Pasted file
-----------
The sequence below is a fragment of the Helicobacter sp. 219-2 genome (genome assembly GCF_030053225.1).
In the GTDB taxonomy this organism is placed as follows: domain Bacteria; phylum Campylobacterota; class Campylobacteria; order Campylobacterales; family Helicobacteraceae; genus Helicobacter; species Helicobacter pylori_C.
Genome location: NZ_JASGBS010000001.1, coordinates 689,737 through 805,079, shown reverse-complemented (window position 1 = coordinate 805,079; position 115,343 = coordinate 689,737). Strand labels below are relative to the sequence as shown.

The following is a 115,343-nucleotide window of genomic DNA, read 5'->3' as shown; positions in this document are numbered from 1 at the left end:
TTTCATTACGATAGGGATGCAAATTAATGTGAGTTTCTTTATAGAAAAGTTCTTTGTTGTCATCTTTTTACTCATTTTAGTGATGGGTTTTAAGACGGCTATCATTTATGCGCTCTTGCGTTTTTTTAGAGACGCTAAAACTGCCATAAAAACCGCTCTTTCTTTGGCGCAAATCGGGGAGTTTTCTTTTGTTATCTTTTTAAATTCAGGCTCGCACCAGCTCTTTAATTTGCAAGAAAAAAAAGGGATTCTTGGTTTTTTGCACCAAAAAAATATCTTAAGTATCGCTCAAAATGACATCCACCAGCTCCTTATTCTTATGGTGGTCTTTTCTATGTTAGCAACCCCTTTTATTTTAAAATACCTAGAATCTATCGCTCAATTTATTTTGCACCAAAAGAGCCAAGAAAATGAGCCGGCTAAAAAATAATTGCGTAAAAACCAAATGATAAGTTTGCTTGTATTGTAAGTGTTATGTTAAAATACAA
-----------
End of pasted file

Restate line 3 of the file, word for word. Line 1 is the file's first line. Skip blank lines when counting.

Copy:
Genome location: NZ_JASGBS010000001.1, coordinates 689,737 through 805,079, shown reverse-complemented (window position 1 = coordinate 805,079; position 115,343 = coordinate 689,737). Strand labels below are relative to the sequence as shown.